# Will BSP trees work on single, transparent objects?

I've been trying to implement a three dimensional BSP tree to render single objects (a cube, a box with a cylinder in it, etc.) which are transparent. As far as I understand, this should work, but it is not, and I can't figure out why. Everything I've read refers to BSP tree being used in either two dimensions or on multiple objects, so I was wondering if I've just generally misunderstood what BSP trees can be applied to rather than had an error in my code. I've looked at a lot of things online, and my code seems to be the same as Bretton Wade's (ftp://ftp.sgi.com/other/bspfaq/faq/bspfaq.html), so if anybody has any samples of BSP code for single objects/transparency in particular, that would be wonderful.

Thank you.

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BSP trees can be abstracted to any N-dimensional space since by definition a N-dimensional hyperplane will bisect a space into two parts. In other words, for a given point in N-dimensional space, it must either be on the hyperplane, or in one of the bisected spaces that the hyperplane creates in the N-dimensional space.

For 2D, a BSP tree would be created by drawing a line, and then testing on what side of that line a point was. This is because a line bisects a 2D-space. For 3D, you would need a plane, which would typically be formed from the normal to the polygonal surface that you're using as the test.

So your algorithm would be something like the following:

1. Create a queue containing all the polys from the cube. It would be best to randomly add the polys to the queue rather than in some order.
2. Pop a poly from the front of the queue ... make this the "root" of the BSP tree.
3. Create a normal from that poly
4. Pop another poly from the queue
5. Test whether all the points in that poly are in front of or behind the normal created from the root.
6. If they are all in-front, then make that poly the right-child of the root. If they are all behind, make that poly the left-child of the root.
7. If all the points in the poly are not in front or behind the plane defined by the root polygon's normal, then you'll need to split the poly into two parts for the portions that are in-front and behind the plane. For the two new polys created from this split, add them to the back of the queue, and repeat from step #4.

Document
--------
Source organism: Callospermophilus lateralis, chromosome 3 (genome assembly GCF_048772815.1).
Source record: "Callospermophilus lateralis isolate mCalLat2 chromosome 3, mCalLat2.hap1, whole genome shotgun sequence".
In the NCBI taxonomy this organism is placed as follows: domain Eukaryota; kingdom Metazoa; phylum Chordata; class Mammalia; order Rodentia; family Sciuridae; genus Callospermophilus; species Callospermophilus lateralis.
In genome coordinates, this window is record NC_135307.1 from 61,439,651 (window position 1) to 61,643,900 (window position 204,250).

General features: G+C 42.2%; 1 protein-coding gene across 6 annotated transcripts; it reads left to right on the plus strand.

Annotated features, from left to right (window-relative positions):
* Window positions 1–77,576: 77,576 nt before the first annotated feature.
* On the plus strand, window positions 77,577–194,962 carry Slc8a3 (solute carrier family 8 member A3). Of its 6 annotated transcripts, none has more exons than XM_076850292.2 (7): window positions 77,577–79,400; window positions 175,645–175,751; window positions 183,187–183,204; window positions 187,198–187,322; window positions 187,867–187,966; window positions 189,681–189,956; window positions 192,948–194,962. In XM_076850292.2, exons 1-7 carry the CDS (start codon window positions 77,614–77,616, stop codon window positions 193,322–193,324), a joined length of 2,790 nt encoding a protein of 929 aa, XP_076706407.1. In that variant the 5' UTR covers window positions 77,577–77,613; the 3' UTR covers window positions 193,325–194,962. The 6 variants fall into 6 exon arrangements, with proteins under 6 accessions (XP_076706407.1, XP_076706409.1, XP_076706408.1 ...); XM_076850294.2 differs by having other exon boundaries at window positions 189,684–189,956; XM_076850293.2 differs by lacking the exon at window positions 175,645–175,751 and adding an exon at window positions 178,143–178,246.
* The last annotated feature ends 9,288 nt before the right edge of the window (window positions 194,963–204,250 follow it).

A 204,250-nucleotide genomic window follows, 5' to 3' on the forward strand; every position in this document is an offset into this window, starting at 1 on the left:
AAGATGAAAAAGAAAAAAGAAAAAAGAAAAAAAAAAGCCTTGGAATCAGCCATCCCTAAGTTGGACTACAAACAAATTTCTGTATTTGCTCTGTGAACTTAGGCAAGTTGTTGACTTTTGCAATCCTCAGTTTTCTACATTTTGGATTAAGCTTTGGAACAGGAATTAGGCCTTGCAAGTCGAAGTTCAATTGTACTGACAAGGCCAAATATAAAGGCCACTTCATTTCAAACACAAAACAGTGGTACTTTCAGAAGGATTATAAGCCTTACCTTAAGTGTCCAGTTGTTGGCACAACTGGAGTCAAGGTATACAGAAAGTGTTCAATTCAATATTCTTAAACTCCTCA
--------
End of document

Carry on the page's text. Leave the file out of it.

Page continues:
8. Pop another poly from the queue.
9. Test this poly against the root. Since the root has a child, once you test whether the poly is in-front or behind the root (keeping in mind step #7 that may require a split), test the poly against the child node that is on the right if it's in-front, or the child node on the left if it's behind. If there is no child-node, then you can stop moving through the tree, and add the polygon as to the tree as that child.
10. For any child node you run into where the current poly is not in-front or behind, you'll need to perform the split in step #7 and then go back to step #4.
11. Keep repeating this process until the queue is empty.

Code for this algorithm would conceptually look something like:

``````struct bsp_node
{
std::vector<poly_t> polys;
bsp_node* rchild;
bsp_node* lchild;

bsp_node(const poly_t& input): rchild(NULL), lchild(NULL)
{
polys.push_back(input);
}
};

std::queue<poly_t> poly_queue;
//...add all the polygons in the scene randomly to the queue

bsp_node* bsp_root = new bsp_node(poly_queue.front());
poly_queue.pop();

while(!poly_queue.empty())
{
//grab a poly from the queue
poly_t current_poly = poly_queue.front();
poly_queue.pop();

//search the binary tree
bsp_node* current_node = bsp_root;
bsp_node* prev_node = NULL;
bool stop_search = false;

while(current_node != NULL && !stop_search)
{
//use a plane defined by the current_node to test current_poly
int result = test(current_poly, current_node);

switch(result)
{
case COINCIDENT:
stop_search = true;
current_node->polys.push_back(current_poly);
break;

case IN_FRONT:
prev_node = current_node;
current_node = current_node->rchild;
break;

case BEHIND:
prev_node = current_node;
current_node = current_node->lchild;
break;

//split the poly and add the newly created polygons back to the queue
case SPLIT:
stop_search = true;
split_current_poly(current_poly, poly_queue);
break;
}
}

//if we reached a NULL child, that means we can add the poly to the tree
if (!current_node)
{
if (prev_node->rchild == NULL)
prev_node->rchild = new bsp_node(current_poly);
else
prev_node->lchild = new bsp_node(current_poly);
}
}
``````

Once you've completed the creation of the tree, you can then do an in-order search of the tree and get the polygons sorted from back-to-front. It won't matter if the objects are transparent or not, since you're sorting based on the polys themselves, not their material properties.

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Thanks, Jason. That's a great explanation. –  Fish Apr 2 '12 at 20:07